The image of the angry, depressed, cynical, and lazy teenager is common today. Teens are often portrayed as feeling entitled, being unwilling to work, having many dreams but few plans for making them a reality. That portrayal is exaggerated. Many teens have a positive outlook on life and the future and are willing to pay the price to achieve their dreams.

But the image—though exaggerated—is partly true. Many teens are indeed cynical and hopeless. (Maybe one or more of them lives in your house.) As adults, we often wonder why they are so down. Here are a few things to keep in mind:

• Many teens are stressed. They deal with very adult issues like caring for younger siblings, trying to please parents who are at war with each other, keeping up with the demands of school, trying to maintain friendships, etc. When you throw things such as a part-time job, a romantic relationship, and extracurricular activities in school into the mix, the stress level climbs.

• Many teens are concerned about the future. They ask questions like: is nuclear war inevitable? Will there be any jobs for me when I finally get out of school? What price will my generation have to pay for the abuse and misuse of Earth’s natural resources? (Polluted water and air, birth defects, etc.)

• Some teenagers are disturbed with what they see on the news. Rising crime, dire economic predictions, racial strife, superbugs that threaten to sicken millions, and random shootings of innocent people make them fearful of what lies ahead.

Today’s teenagers are more prosperous than previous generations. They often have more opportunities and more reason for hope than their parents or grandparents. Yet, many teens have a profoundly negative viewpoint on life in general. So how do we raise positive, optimistic kids in our world today?

To begin with, we need to acknowledge this is a difficult task. As adults, most of us have learned to take the news and predictions of environmental disaster with a grain of salt. We recognize there are some dangers, but we don’t dwell on them. Teenagers, on the other hand, have not developed the skill. So what can we do? The following suggestions may help you find a place to begin.

Start by working on your own attitude. Sometimes the attitude we most dislike in our children is just a reflection of our own attitude. Help your teenager start the day right by greeting them with a hearty “Good Morning” each day. Not a morning person? Get up one hour before your teenager, have your coffee, and do your devotion so you’re ready to face the day. You’ll set a good example of how to start a day well.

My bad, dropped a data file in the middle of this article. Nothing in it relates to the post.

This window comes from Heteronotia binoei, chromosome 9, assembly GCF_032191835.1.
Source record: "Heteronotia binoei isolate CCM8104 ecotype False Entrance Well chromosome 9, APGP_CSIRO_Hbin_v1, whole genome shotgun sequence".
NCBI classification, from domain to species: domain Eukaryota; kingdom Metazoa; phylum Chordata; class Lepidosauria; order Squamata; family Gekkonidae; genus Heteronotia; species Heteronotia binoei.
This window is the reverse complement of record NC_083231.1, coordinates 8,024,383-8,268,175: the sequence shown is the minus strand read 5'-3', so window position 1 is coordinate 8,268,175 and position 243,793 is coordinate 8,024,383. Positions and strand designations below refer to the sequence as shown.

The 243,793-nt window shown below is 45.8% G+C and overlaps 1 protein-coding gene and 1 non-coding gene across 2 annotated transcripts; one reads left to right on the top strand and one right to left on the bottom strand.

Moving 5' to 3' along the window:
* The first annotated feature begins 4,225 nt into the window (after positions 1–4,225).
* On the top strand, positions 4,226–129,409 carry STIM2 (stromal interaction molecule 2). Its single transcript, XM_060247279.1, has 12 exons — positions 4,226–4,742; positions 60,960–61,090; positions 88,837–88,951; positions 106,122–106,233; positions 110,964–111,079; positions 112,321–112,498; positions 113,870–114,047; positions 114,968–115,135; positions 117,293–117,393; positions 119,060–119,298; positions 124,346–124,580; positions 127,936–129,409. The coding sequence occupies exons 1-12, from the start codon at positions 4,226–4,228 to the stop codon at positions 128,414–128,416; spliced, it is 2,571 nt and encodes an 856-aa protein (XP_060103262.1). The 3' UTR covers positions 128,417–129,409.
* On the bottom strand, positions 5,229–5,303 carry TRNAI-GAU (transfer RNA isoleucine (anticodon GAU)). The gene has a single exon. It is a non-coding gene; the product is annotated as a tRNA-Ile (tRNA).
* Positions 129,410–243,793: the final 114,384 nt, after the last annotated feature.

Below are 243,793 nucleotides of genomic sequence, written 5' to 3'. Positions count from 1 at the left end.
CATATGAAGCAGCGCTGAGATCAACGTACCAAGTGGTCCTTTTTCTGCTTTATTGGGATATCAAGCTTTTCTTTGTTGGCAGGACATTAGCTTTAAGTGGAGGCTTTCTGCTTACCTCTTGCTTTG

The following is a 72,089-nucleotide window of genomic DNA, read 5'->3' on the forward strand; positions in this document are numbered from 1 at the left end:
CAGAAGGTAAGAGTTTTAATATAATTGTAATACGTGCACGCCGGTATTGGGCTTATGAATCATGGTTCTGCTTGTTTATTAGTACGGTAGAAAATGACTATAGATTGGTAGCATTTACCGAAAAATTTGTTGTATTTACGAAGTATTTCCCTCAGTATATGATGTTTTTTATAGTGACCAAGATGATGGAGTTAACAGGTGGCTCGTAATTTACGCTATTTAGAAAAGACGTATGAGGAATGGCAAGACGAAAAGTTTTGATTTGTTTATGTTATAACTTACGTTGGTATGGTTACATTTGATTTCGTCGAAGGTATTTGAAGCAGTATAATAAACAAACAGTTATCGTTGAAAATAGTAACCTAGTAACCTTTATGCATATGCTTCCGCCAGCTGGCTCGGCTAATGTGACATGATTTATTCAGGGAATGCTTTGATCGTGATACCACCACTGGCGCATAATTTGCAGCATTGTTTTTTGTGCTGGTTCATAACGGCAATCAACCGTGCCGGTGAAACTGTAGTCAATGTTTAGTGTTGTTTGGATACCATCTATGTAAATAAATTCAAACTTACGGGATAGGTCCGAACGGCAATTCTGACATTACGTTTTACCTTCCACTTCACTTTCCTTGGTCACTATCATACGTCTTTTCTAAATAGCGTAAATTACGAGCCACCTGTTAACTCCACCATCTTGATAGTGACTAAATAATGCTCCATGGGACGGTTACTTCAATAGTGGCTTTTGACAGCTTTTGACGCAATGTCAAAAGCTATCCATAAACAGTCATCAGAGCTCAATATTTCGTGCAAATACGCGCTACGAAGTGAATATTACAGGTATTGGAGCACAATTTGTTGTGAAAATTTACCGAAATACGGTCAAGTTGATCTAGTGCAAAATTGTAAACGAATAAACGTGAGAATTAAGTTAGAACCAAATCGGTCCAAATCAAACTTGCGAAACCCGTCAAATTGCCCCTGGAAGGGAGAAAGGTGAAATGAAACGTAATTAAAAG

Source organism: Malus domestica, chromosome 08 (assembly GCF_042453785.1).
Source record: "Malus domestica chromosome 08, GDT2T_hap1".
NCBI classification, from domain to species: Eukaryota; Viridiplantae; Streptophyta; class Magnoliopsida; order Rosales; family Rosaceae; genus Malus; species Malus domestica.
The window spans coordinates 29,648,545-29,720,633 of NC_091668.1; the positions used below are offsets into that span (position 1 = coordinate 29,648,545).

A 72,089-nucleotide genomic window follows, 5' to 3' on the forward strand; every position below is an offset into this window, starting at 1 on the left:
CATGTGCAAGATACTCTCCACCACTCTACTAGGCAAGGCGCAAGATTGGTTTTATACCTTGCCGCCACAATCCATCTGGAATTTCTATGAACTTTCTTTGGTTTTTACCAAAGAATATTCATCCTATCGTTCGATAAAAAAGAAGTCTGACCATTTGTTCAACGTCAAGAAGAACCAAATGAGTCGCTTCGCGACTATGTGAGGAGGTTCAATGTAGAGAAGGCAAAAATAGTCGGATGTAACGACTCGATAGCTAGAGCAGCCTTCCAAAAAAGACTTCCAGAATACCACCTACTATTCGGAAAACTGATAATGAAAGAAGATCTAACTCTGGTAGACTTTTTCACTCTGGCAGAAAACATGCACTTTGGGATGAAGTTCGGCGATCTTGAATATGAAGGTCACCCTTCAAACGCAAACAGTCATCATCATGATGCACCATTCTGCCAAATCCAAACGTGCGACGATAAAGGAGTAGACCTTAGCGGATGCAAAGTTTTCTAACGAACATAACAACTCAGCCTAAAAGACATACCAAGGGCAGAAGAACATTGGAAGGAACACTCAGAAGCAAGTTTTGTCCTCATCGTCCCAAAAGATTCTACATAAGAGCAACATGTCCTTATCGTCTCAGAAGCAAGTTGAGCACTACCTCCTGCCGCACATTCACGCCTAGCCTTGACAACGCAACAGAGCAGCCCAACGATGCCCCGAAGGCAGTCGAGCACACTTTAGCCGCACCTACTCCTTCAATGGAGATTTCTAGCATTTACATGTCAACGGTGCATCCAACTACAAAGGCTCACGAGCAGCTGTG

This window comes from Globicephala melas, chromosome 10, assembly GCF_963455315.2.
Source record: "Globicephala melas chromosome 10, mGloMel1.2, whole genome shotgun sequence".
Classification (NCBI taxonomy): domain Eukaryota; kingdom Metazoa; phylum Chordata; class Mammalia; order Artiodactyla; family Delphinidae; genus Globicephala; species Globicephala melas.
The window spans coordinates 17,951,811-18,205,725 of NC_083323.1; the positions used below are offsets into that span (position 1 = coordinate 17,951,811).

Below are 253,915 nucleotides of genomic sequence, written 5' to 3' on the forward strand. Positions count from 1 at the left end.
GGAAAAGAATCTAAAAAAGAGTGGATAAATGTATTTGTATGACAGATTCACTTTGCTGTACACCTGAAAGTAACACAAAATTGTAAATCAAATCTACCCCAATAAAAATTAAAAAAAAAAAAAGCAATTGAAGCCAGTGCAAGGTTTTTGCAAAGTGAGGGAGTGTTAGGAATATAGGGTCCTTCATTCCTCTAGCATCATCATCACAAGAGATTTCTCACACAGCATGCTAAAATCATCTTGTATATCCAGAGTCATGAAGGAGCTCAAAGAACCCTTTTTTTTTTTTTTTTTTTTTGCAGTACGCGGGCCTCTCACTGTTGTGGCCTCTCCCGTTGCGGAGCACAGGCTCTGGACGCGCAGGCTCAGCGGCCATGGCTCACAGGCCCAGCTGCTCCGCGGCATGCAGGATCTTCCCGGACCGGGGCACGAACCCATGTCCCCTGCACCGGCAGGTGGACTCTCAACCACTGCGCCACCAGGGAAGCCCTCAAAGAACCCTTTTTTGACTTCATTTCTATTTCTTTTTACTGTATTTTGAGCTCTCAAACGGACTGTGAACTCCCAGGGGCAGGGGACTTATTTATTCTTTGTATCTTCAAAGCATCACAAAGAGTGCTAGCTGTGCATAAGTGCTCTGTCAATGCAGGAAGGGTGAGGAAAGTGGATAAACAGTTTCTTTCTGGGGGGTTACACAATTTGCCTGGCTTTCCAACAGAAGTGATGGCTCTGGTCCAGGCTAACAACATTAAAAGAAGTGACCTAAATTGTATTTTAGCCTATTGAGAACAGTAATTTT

Make it your goal to catch your teenager doing right and reinforce it. Parents are often quick to criticize and slow to praise. The temptation is to tell our kids what to do and when to do it, then move on to something else. The only time we bring it up again is when they fail to get it done. Many parents are eager to pounce at the first sign of noncompliance. Try looking for positive behaviors you can reinforce (“Thank you for making your bed, being nice to your little brother, taking out the trash, etc.”). Most people would rather have a coach than a critic.

Lovingly teach your kids to see the big picture. In the short term, some events can be devastating: a bad grade, a breakup, being cut from the team, being ostracized, etc. In the moment, it can seem like their world is crumbling around them. The result can be bitterness, anger, and a negative spirit. Without minimizing his or her pain, assure your teenager that there are better days ahead. Talk about the future, discuss life after high school, and encourage your teen to see that there is much more life ahead.

Remind your teenager about the biblical promises of God. I am with you…I will strengthen you and help you (Isaiah 41:10). The Lord will be with you; He will never leave you (Deuteronomy 31:8). God will meet all your needs (Philippians 4:19). All things work together for good for those who love God (Romans 8:28). Make your requests to God…His peace will guard you (Philippians 4:6-7). Trust in the Lord…He will make your path straight (Proverbs 3:5-6). Don’t give platitudes but help them remember what God has promised.

D6 Family

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